• How Jason actually applies things that he learns from continuing education – and how he passes his knowledge on to his coaches so that they can actually apply it as well
  • How Jason thinks of the theoretical hierarchy for developing athletes – and how he picks what the top priorities are for his athletes in their training

Compliment with my conversation with Scott Young on Ultralearning for more on transferring knowledge from the abstract to the practical.

Check out the episode at the links below. If you enjoyed the episode, the best way to support the show is to share with your friends, so send them a link.

Listen Here

Check out more from Jason, Conquer Athlete & CrossFit Milford here:

Show Notes:

  • [1:08] What’s up with Jason’s accent? Is this how people from Milford speak? And – the sudden and shocking end to Jason’s basketball career.
  • [11:17] How to handle the sudden change in identity as an athlete who can no longer compete. And – the transition from athlete to coach, as well as the coinciding dedication to continuing education.
  • [20:21] How does Jason actually apply the things that he learns from seminars, books and courses? How does Jason think about solving tangible problems with the material that he learns – and how does he go about asking for help when something isn’t clicking for him.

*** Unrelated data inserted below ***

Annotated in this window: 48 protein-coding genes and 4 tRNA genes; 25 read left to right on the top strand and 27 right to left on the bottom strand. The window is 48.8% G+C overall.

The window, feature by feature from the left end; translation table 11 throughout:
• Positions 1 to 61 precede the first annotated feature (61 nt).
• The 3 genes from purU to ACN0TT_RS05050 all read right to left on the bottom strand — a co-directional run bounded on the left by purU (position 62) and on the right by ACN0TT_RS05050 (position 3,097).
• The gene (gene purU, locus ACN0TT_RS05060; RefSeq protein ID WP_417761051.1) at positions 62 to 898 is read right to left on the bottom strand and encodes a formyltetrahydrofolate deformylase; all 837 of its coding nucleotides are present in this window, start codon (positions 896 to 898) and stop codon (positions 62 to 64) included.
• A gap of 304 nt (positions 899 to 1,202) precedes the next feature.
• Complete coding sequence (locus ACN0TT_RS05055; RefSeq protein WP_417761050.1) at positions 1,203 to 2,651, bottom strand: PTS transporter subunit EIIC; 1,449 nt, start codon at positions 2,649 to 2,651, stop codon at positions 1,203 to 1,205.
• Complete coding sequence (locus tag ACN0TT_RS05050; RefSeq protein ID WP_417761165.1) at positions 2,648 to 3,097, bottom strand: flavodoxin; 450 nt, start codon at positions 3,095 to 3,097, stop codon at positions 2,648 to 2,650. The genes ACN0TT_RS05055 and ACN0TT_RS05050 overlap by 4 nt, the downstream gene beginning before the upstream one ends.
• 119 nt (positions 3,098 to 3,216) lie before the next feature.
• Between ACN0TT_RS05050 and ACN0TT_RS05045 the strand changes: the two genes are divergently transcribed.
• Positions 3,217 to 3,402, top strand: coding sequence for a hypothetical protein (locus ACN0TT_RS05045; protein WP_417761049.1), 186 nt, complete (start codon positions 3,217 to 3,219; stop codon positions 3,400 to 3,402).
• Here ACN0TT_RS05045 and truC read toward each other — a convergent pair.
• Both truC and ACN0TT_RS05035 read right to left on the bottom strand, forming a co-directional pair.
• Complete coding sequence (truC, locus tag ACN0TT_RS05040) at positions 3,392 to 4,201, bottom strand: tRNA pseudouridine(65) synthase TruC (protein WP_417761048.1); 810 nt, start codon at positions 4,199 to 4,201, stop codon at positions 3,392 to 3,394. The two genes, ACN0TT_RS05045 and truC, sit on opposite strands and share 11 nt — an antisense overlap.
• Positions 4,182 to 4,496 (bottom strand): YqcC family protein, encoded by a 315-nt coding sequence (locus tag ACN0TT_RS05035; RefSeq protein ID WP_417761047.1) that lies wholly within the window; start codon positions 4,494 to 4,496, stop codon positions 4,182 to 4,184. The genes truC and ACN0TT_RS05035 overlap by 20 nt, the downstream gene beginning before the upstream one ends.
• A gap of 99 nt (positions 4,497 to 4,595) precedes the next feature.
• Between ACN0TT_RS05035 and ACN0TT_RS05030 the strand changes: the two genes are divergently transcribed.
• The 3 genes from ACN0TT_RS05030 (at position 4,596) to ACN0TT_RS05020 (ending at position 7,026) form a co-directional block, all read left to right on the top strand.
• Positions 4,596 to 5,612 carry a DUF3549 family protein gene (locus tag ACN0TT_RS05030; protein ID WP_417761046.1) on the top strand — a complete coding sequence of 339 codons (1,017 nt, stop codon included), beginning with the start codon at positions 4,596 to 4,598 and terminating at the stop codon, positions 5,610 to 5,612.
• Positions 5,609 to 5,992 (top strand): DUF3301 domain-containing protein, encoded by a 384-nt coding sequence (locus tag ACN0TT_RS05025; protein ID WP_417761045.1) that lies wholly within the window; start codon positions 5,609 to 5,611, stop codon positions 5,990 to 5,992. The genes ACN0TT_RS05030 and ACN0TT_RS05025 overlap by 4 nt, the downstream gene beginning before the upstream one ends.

• [25:36] Connecting the practical, in-the-gym application of concepts with the theoretical learning that occurs in books or courses. Outcomes are often messy, so how does Jason figure out what’s actually working and what is just happenstance and chaos?
  • [31:14] How does Jason teach coaches who work with him to hold the same standard of coaching? Not everyone is able to learn from courses in the same way, so how does Jason pass knowledge on?
  • [37:00] How does Jason decide what his coaches need to prioritize in their coaching development? And, what lessons from learning to manage rowdy teens in a gym class are applicable to coaching adults?
  • [44:24] How does Jason manage the sport-specific needs of his competitive CrossFit athletes with their long-term development? How does a coach prioritize what an athlete needs to work on – and how does a coach create sustainability for an athlete in the sport?